We were thrilled to have recently purchased an unlisted 1928 light green seal Atlanta District $500 Federal Reserve Note. The Standard Guide to Small-Size U.S. Paper Money by Schwartz & Lindquist lists only three known districts for 1928 light green seal $500s: New York, Chicago and Kansas City. Atlanta is not listed, and frankly, we’ve never seen one of these notes either, until now.
Unlike Series 1934 LGS notes (where all serial numbers are low) serial numbers for 1928 LGS $500s are all high. The previously highest known serial number for the bank was F00023488A. The serial on the discovery note is is above xxx24000 putting it higher than anything else previously known and clearly into the LGS serial number range.
As far as actual notes graded, PCGS has graded 0 (zero) 2200-F LGS notes and this is the 2nd 2200-F LGS graded by PMG. The other known PMG example grades EF 40 without EPQ .
Our first website, www.highdenomination.com, was warmly welcomed in 2004. At the time the website was one of the few offering collectible currency and the only one specializing in high denomination notes. Ten years later in 2014 we decided to revamp the website. Little did we know it would take us two years, but, here we are in September 2016 rolling out the newest and latest version of “Highdenomination.com”. Enjoy.
Until the early 2000s it was highly unlikely that you would ever encounter a counterfeit $1000 bill that was good enough to fool you. Before that, most were produced in the Philippines over a twenty year period starting in the 1960s. There are hundreds and thousands of such copies floating around including poorly produced copies of $100,000 Gold Certificates, also made in the Philippines. These notes are also crudely produced and easy to spot. However, a new counterfeit $1000 bill from Malaysia is the most accurate we’ve seen to date.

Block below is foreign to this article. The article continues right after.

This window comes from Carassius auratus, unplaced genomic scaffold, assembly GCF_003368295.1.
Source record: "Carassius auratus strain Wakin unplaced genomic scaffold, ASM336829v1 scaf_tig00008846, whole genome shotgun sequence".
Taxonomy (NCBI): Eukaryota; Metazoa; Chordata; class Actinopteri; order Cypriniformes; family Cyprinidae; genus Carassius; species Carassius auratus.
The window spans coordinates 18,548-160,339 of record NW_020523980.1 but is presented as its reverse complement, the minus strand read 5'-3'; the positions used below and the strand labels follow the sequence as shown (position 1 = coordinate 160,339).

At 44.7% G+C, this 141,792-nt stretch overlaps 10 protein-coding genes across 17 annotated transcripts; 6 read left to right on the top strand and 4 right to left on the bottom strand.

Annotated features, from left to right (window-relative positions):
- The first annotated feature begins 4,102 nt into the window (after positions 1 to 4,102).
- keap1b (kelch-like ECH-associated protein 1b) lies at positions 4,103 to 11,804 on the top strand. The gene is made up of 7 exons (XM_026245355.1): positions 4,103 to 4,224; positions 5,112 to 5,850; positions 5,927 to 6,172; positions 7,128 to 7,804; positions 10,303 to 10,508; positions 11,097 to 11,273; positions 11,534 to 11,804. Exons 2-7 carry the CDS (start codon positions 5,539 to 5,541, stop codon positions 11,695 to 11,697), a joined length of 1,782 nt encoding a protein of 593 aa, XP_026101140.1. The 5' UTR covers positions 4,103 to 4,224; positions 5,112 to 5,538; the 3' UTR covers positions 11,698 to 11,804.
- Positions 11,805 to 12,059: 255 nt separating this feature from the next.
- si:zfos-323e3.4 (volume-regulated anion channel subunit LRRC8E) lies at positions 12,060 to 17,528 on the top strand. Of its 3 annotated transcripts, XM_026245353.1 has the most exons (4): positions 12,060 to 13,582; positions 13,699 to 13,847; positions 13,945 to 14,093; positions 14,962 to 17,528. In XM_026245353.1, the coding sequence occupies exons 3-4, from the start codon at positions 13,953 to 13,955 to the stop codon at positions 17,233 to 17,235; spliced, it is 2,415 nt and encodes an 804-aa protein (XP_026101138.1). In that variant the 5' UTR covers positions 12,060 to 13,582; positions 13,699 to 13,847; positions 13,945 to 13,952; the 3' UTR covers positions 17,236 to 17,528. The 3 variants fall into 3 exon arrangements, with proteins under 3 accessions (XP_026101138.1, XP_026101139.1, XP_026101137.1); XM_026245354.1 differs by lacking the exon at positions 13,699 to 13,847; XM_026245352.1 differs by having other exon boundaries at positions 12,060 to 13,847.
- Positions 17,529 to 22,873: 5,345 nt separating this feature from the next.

We first spotted the fake Malaysian $1000s while attending the Long Beach convention in the Winter of 2004. The fakes are surprisingly good and continue to fool coin dealers who buy these unknowingly at modest premiums over “face value”. But even paying $1100 or $1200 each for these “notes” is a significant financial loss as this paper has absolutely no value what so ever.
There are several key diagnostics or markers helpful in spotting these bogus $1000s. All examples observed to date have been Series 1934A Philadelphia District. Most fall into serial number range C00023xxxA with the most commonly encountered serial number being C00023323A. The bogus “notes” were produced by bleaching genuine U.S. $1 Federal Reserve Notes and then photo copying depictions of $1000 FRNs onto this paper. The result is a counterfeit that is actually produced on genuine U.S. bank note paper – a scary thought. One of the interesting tell tale signs of the counterfeit (observed from the back) are the lines of relief or embossing on Cleveland’s jacket. These lines run horizontally on the fake (like on a $1 FRN) not vertically (as on a $1000 FRN.)
There are three additional diagnostics on the bogus 1000s as outlined in the PCDA (Professional Currency Dealer Association) newsletter of 2004. They are:
To the untrained eye these notes can be very deceptive. One way to avoid ever buying a counterfeit note is to buy only third party authenticated and graded banknotes . (By PCGS-Currency and PMG.) Otherwise, be cautious when considering “raw” Series 1934A Philly 1000s. Quite a few of these Malaysian fakes have already been confiscated by, or turned in to, the U.S. Secret Service (including 2 examples that we had). We plan on adding images of one of the known examples shortly.